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Journal of Cell Biology Meeting, Cell Biology of Disease

Journal of Cell Biology Meeting, Cell Biology of Disease

Wednesday, September 23, 2009 - Friday, September 25, 2009

The New York Academy of Sciences

Presented By

Presented by the New York Academy of Sciences and the Journal of Cell Biology


This 2.5-day conference will address recent advances in our understanding of disease pathology at the cellular and molecular level, with a focus on cancer. Presenters will discuss diseases caused by chromosomal abnormalities, DNA repair mechanism defects, and other nuclear irregularities. The meeting will also highlight progress in stem cell research with a focus on its application to cancer and diseases. The symposium will focus on basic science, but will provide some integration with subsequent clinical applications so that bench researchers and clinicians can develop a mutual understanding of the potential for translation of basic research into effective therapeutics.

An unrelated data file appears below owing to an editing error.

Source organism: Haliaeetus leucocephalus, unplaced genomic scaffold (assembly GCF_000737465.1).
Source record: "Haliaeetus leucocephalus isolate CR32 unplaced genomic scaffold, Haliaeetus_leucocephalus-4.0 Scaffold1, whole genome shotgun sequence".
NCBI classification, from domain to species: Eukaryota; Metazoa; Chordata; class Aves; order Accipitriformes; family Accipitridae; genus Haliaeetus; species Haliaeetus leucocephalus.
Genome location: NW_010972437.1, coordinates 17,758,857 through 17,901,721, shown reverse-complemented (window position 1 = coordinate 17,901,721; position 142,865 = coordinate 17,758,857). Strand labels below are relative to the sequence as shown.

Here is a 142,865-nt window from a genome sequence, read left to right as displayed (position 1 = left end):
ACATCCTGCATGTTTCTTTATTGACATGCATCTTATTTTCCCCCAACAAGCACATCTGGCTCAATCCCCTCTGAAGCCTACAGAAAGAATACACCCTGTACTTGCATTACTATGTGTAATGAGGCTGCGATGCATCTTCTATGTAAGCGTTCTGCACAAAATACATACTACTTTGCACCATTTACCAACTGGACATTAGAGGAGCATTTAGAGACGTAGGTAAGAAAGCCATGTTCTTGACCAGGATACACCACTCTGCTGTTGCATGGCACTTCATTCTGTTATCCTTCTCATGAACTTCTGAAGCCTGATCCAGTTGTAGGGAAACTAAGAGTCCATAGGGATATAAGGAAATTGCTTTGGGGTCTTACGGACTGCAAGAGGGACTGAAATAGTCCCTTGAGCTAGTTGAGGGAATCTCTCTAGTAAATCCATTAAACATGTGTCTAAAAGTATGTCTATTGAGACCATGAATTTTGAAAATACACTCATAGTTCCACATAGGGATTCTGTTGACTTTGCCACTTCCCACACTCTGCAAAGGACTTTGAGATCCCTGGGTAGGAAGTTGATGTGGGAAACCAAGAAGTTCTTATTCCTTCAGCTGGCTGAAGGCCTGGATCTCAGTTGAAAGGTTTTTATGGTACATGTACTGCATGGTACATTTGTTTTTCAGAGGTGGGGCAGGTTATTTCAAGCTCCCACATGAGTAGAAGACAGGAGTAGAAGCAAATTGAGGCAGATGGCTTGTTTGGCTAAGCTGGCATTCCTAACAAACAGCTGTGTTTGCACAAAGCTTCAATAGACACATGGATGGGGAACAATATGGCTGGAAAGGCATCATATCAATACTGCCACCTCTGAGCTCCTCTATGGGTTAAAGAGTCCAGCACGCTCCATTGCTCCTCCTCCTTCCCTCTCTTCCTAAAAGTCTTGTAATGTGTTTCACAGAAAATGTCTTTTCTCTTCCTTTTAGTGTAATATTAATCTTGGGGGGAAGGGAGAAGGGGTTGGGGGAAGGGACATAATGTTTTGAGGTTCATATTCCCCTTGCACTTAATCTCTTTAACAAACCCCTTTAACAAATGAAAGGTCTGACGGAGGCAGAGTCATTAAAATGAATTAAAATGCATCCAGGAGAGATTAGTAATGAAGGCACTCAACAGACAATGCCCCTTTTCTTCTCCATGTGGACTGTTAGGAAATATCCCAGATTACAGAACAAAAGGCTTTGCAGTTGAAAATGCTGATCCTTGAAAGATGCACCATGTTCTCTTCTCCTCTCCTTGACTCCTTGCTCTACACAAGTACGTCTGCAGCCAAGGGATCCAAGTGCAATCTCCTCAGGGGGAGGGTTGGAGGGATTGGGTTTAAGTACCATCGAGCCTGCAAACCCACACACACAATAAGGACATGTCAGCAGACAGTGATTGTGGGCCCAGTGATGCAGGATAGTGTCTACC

Presented by:

For a complete list of sponsors, please click the Sponsorship tab.


*Presentation times are subject to change.

Day 1: Wednesday, September 23, 2009

4:00 PM

Registration and Poster Session Set-Up

5:00 PM

Opening Remarks
Kathy Granger, PhD, The New York Academy of Sciences
Emma Hill, PhD, The Journal of Cell Biology, Rockefeller Press University
Tom Misteli, PhD, The Journal of Cell Biology, Rockefeller Press University

Keynote Lectures

5:15 PM

New Dimensions in Cell Migration and Matrix Interactions
Kenneth Yamada, MD, PhD, National Institutes of Health

6:00 PM

Rho GTPase Signaling in Migration and Morphogenesis
Alan Hall, PhD, Memorial Sloan-Kettering Cancer Center

6:45 PM

Reception and Poster Viewing

Day 2: Thursday, September 24, 2009

8:00 AM


Session I: Stem Cells

Chair: Elaine Fuchs, PhD, Rockefeller University
Co-Chair: Haifan Lin, PhD, Yale University School of Medicine